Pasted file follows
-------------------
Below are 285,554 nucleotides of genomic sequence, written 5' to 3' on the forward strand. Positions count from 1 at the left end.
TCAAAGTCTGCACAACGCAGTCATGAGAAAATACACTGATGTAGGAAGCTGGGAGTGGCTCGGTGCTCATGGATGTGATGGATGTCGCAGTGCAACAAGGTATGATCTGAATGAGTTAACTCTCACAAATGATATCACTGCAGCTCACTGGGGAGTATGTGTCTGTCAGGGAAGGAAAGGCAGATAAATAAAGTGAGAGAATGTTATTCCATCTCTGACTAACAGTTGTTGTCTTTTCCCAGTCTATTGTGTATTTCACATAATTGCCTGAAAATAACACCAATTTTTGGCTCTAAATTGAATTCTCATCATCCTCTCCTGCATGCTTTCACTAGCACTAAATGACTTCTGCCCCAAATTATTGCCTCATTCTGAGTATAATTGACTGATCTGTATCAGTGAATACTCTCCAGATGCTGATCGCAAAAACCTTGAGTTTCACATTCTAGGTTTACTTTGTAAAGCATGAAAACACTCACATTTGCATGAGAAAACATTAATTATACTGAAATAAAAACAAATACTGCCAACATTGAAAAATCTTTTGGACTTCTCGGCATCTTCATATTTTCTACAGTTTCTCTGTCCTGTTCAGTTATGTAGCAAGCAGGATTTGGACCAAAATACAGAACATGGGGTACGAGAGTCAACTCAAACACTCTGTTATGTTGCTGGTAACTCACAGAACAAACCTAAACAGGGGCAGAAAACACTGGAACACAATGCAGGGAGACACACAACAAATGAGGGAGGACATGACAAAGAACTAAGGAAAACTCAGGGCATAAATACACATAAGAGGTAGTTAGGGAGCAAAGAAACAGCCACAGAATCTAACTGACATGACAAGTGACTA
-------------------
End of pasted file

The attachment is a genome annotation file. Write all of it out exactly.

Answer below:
Below are 285,554 nucleotides of genomic sequence, written 5' to 3' on the forward strand. Positions count from 1 at the left end.
TCAAAGTCTGCACAACGCAGTCATGAGAAAATACACTGATGTAGGAAGCTGGGAGTGGCTCGGTGCTCATGGATGTGATGGATGTCGCAGTGCAACAAGGTATGATCTGAATGAGTTAACTCTCACAAATGATATCACTGCAGCTCACTGGGGAGTATGTGTCTGTCAGGGAAGGAAAGGCAGATAAATAAAGTGAGAGAATGTTATTCCATCTCTGACTAACAGTTGTTGTCTTTTCCCAGTCTATTGTGTATTTCACATAATTGCCTGAAAATAACACCAATTTTTGGCTCTAAATTGAATTCTCATCATCCTCTCCTGCATGCTTTCACTAGCACTAAATGACTTCTGCCCCAAATTATTGCCTCATTCTGAGTATAATTGACTGATCTGTATCAGTGAATACTCTCCAGATGCTGATCGCAAAAACCTTGAGTTTCACATTCTAGGTTTACTTTGTAAAGCATGAAAACACTCACATTTGCATGAGAAAACATTAATTATACTGAAATAAAAACAAATACTGCCAACATTGAAAAATCTTTTGGACTTCTCGGCATCTTCATATTTTCTACAGTTTCTCTGTCCTGTTCAGTTATGTAGCAAGCAGGATTTGGACCAAAATACAGAACATGGGGTACGAGAGTCAACTCAAACACTCTGTTATGTTGCTGGTAACTCACAGAACAAACCTAAACAGGGGCAGAAAACACTGGAACACAATGCAGGGAGACACACAACAAATGAGGGAGGACATGACAAAGAACTAAGGAAAACTCAGGGCATAAATACACATAAGAGGTAGTTAGGGAGCAAAGAAACAGCCACAGAATCTAACTGACATGACAAGTGACTA